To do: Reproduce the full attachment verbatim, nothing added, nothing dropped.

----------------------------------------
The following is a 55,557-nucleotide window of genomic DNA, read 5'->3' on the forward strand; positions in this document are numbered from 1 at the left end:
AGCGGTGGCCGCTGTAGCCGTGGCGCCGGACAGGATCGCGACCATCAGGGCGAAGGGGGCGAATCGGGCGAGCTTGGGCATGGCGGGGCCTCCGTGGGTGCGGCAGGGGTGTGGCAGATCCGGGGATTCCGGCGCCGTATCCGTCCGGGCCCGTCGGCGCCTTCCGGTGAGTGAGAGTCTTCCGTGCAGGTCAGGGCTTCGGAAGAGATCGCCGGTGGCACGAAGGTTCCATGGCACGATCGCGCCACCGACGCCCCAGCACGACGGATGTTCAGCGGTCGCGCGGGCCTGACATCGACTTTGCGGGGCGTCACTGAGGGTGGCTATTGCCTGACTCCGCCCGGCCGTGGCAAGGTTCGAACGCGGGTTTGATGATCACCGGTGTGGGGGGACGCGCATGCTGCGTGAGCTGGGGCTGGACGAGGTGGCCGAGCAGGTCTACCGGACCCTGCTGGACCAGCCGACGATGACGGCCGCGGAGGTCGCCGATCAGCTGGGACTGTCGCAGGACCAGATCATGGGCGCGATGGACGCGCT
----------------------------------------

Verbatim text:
The following is a 55,557-nucleotide window of genomic DNA, read 5'->3' on the forward strand; positions in this document are numbered from 1 at the left end:
AGCGGTGGCCGCTGTAGCCGTGGCGCCGGACAGGATCGCGACCATCAGGGCGAAGGGGGCGAATCGGGCGAGCTTGGGCATGGCGGGGCCTCCGTGGGTGCGGCAGGGGTGTGGCAGATCCGGGGATTCCGGCGCCGTATCCGTCCGGGCCCGTCGGCGCCTTCCGGTGAGTGAGAGTCTTCCGTGCAGGTCAGGGCTTCGGAAGAGATCGCCGGTGGCACGAAGGTTCCATGGCACGATCGCGCCACCGACGCCCCAGCACGACGGATGTTCAGCGGTCGCGCGGGCCTGACATCGACTTTGCGGGGCGTCACTGAGGGTGGCTATTGCCTGACTCCGCCCGGCCGTGGCAAGGTTCGAACGCGGGTTTGATGATCACCGGTGTGGGGGGACGCGCATGCTGCGTGAGCTGGGGCTGGACGAGGTGGCCGAGCAGGTCTACCGGACCCTGCTGGACCAGCCGACGATGACGGCCGCGGAGGTCGCCGATCAGCTGGGACTGTCGCAGGACCAGATCATGGGCGCGATGGACGCGCT